Beyond narrative coherence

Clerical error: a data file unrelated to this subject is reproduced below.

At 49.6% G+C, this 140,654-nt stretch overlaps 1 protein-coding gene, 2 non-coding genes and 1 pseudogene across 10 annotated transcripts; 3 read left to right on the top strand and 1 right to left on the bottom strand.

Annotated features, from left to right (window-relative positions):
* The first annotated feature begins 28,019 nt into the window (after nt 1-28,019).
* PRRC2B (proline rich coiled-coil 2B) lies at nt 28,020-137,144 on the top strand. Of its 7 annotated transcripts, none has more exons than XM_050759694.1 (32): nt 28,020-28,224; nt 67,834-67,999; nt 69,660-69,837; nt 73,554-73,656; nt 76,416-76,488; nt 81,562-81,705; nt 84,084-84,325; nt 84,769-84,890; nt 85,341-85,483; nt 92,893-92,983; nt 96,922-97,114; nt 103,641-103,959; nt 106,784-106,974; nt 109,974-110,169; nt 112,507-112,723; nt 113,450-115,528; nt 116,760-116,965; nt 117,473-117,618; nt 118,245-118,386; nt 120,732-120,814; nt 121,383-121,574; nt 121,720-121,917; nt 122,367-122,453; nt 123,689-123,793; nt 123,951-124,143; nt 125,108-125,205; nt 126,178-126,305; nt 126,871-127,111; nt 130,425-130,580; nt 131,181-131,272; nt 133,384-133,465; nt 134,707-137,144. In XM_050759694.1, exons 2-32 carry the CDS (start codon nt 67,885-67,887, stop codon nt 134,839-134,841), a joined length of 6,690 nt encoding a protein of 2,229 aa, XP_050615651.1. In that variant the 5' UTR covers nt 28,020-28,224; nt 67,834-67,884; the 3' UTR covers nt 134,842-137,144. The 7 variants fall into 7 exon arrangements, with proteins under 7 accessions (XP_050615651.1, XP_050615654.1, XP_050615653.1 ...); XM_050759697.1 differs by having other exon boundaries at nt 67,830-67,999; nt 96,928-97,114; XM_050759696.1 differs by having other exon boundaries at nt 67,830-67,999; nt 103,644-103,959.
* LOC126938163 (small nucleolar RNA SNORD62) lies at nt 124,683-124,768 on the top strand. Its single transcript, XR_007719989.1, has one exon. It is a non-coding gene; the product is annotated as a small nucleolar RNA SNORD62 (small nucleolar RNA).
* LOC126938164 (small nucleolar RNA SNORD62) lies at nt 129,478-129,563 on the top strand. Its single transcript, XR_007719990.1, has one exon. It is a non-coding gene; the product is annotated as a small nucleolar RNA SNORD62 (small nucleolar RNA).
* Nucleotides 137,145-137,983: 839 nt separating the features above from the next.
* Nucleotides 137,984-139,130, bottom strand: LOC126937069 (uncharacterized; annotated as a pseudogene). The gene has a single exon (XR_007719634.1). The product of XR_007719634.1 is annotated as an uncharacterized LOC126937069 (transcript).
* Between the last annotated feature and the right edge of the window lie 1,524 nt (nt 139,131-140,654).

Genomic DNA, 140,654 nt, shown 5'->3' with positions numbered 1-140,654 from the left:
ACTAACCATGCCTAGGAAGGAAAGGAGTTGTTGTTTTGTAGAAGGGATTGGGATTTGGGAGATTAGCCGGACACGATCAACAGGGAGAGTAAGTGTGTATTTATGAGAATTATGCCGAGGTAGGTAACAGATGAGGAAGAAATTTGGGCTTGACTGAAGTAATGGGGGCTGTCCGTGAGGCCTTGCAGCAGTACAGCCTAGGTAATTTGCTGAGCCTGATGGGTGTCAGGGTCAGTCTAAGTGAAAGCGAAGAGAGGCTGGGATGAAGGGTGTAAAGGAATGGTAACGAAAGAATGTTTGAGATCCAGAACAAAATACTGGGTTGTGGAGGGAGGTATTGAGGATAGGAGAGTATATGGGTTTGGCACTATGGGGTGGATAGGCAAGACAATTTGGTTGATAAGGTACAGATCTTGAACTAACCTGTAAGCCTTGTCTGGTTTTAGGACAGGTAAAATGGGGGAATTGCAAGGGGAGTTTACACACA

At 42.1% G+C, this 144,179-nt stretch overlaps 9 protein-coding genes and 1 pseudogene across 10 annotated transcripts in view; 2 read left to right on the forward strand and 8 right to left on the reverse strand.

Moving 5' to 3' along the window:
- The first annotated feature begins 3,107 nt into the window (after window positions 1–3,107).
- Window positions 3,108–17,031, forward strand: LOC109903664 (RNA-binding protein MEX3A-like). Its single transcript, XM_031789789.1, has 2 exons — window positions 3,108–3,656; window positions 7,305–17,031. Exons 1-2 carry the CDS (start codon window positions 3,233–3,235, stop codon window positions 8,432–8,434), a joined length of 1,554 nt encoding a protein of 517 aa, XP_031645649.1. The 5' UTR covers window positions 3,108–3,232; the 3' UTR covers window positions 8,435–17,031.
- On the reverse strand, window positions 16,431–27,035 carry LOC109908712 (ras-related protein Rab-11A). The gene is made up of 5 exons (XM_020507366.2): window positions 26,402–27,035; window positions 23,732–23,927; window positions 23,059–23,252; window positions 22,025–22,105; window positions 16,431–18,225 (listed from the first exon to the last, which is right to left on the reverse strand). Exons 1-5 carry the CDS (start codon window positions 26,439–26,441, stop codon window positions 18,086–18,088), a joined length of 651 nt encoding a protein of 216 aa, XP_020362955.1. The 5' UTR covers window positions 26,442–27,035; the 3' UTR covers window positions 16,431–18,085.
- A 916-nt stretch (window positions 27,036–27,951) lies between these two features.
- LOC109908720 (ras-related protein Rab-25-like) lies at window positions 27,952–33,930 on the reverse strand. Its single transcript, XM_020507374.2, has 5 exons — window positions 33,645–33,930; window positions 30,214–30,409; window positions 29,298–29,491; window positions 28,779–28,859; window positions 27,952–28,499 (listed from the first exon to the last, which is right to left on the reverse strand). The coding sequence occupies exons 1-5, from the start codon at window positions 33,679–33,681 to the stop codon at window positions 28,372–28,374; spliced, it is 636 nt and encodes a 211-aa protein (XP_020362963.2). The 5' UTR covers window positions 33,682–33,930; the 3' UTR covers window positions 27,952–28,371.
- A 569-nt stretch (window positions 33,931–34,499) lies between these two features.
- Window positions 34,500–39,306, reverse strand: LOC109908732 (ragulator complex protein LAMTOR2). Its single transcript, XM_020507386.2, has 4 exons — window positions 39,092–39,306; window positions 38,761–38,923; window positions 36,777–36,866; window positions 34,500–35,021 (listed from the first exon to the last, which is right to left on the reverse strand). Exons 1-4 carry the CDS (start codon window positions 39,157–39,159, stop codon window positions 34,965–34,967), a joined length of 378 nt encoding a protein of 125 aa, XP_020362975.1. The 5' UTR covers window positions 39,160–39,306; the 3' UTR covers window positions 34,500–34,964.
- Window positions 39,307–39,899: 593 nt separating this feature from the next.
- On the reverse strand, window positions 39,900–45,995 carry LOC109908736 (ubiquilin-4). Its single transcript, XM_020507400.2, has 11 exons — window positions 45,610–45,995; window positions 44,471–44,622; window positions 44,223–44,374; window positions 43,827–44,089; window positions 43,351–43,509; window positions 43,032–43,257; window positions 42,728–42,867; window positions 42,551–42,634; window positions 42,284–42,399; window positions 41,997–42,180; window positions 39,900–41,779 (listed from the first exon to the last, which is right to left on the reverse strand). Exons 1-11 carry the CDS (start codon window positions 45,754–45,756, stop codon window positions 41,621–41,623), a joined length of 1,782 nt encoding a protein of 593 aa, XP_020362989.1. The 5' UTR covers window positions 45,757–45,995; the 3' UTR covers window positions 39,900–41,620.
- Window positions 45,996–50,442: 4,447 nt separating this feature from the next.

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The introduction suggests a paradigmatic turn in narrative studies as regards the coherence thesis. The classical, Aristotelian, notion has been widely shared among scholars who otherwise often disagree, often drastically, from folklore and linguistics to philosophy, psychology and narrativist theory of history. Once and again, the key function of narrative is seen to be the creation of coherence. Recently, this conception has faced increasing criticism both from the ranks of narratology and in particular, from scholars who study “naturally occurring”, oral narratives. The normative mission to find and value coherence marginalizes many narrative phenomena, omits non-fitting narrators, encourages scholars to read narratives obsessively from the perspective of coherence, and poses ethically questionable pressures upon narrators who have experienced severe political or other trauma.


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